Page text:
Governor Kathy Hochul in September in West Hempstead with state Parks...

Governor Kathy Hochul in September in West Hempstead with state Parks Commissioner Erik Kulleseid, who said in a statement Monday that if the governor's budget is approved, "we will take immediate efforts to build up and stabilize the Park Police." Credit: Howard Schnapp

New York state park police will stay separate from state troopers, officials said, dropping a former Cuomo administration merger plan that both law enforcement agencies had criticized.

The two forces will continue to report to the state police superintendent, now Kevin P. Bruen, as they have since the then-Cuomo administration announced the merger effort in 2019.

"There are no plans for park police officers to become troopers," the Office of Parks, Recreation and Historic Preservation said in a statement. "Under state police leadership, park police and state police have developed and will continue their crucial partnership."

A new training academy for park police will be held in the fall if Gov. Kathy Hochul’s budget is enacted, said Erik Kulleseid, commissioner of the state Office of Parks, Recreation and Historic Preservation, in a statement.

Currently, there are only 196 park police officers, the parks department said.

That is down from the total of 236 officers and supervisors after the last academy’s recruits graduated in April 2019, Manny Vilar, president of the Police Benevolent Association of the State of New York, told the legislature last year.

Just over 77 million people visited a state park or historic site in 2020.

Provided the governor’s budget is approved, Kulleseid said, "we will take immediate efforts to build up and stabilize the Park Police force and improve the recruitment and retention of Park Police officers."

Vilar, by telephone, said: "We are welcoming the governor’s announcement and looking forward to addressing the long-standing issues that continued to plague the park police for decades."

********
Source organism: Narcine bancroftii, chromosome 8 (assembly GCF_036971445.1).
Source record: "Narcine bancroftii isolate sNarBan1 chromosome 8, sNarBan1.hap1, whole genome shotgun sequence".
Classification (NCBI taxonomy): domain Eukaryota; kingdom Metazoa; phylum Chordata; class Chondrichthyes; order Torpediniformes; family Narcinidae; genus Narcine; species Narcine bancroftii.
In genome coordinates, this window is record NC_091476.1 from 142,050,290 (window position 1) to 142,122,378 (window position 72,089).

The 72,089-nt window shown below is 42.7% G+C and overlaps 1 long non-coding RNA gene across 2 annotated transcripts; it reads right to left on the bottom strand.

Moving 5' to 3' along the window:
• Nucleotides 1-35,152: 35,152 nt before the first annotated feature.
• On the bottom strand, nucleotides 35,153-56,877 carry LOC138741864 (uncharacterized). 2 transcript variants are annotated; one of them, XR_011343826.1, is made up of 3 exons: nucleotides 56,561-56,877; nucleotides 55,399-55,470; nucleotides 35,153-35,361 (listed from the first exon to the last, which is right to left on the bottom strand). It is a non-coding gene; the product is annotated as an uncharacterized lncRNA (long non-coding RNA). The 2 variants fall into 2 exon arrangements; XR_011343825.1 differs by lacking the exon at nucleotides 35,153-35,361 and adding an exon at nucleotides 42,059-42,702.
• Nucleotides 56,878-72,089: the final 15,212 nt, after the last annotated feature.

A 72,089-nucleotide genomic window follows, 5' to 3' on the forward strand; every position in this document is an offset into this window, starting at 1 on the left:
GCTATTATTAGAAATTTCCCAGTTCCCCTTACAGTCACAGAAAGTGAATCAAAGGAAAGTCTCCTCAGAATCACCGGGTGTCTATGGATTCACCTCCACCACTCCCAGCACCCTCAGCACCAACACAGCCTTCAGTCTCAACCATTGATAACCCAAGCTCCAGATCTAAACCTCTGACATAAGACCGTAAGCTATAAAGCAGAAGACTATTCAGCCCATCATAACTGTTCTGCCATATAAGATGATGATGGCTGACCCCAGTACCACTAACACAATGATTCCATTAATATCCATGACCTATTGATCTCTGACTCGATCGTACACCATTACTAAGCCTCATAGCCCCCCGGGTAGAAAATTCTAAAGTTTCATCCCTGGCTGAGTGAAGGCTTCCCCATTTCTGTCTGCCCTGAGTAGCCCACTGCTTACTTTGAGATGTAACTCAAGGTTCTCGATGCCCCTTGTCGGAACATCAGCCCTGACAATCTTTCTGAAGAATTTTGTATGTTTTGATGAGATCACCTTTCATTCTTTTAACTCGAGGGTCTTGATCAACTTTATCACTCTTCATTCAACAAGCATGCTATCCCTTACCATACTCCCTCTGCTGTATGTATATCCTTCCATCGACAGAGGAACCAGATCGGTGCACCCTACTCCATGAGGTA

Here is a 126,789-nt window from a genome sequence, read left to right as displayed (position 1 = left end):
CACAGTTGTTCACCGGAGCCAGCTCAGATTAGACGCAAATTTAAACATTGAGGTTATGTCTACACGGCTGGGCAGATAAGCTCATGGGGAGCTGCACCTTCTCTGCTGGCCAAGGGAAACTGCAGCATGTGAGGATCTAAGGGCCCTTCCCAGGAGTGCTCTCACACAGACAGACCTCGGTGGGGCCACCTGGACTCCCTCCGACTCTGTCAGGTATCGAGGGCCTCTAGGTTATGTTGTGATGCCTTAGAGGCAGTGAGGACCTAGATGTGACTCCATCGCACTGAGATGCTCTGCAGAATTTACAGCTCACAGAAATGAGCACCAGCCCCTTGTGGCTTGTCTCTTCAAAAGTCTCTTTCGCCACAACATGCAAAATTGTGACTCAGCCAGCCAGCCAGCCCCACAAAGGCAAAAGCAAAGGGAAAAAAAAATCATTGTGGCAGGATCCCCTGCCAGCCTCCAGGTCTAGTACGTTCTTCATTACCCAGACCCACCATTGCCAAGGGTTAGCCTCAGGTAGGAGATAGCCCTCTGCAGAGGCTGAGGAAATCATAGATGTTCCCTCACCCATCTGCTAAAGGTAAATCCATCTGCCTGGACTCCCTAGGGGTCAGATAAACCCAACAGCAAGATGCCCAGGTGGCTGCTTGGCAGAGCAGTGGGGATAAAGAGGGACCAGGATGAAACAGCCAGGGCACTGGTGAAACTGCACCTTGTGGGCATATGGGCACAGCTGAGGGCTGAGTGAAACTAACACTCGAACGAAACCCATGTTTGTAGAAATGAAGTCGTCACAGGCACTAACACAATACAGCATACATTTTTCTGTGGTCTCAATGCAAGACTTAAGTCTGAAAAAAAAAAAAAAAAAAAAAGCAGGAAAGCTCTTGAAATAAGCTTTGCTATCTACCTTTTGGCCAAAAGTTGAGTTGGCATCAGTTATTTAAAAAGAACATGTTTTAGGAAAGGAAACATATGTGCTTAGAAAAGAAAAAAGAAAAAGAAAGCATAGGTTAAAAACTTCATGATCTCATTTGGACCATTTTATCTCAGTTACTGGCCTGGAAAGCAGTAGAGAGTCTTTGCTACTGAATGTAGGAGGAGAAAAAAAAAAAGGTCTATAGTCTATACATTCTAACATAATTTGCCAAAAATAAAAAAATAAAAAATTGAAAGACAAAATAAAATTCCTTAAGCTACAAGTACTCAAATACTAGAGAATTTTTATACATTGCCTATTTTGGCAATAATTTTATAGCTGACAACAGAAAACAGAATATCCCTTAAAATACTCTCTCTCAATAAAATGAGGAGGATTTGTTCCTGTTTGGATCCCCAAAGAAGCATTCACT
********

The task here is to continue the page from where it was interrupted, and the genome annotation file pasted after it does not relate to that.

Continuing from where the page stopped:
Late Friday, the parks police tentatively agreed to a new contract with 8% raises spread out over four years that also will require them to wear body cameras, Vilar said.

That contract will be voted on by union members later on, with policies and procedures for body cameras still to be sorted out.

The starting salaries of the park police and the state troopers are quite close. For the former it is $55,179, while the latter are paid $58,443, according to state websites.

Over time, however, the park police's compensation falls far behind.

However, two of the park police’s key demands — raising their pay and pensions to match state troopers’ — a $35,000 to $45,000 gap, according to Vilar’s 2021 legislative testimony — will have to be addressed by the governor and the legislature, he said.

Hochul late last year vetoed a bill to let the park police, along with university police, forest rangers and environmental conservation officers, retire after 20 years — as state troopers can — instead of after 25 years.

A Hochul spokesman was not immediately available to comment.

Until the park police's compensation matches what troopers earn, they will continue to be recruited away by localities with more generous pay packages, Vilar said.

The park police have lost about 255 officers — a 53% attrition rate, since 2000, Vilar testified last year.

Spokesmen for the state troopers and their union were not immediately available for comment.

Both forces had objected to merging.

The state troopers said few park police would qualify to join them.

The park police countered, saying state troopers lacked their specialized skills, such as controlling large crowds on hot summer days and at events like the annual Bethpage Air Show at Jones Beach Park. Park police also are taught how to rescue people from cliffs, dangerous waters, and the like.

Kulleseid said the park police force were gaining new vehicles — and requests for drones, utility terrain vehicles and other equipment would be advanced.

"In addition, over the course of the next year we will continue to work with State Police to develop and implement a longer term public safety strategy for our parks and sites."

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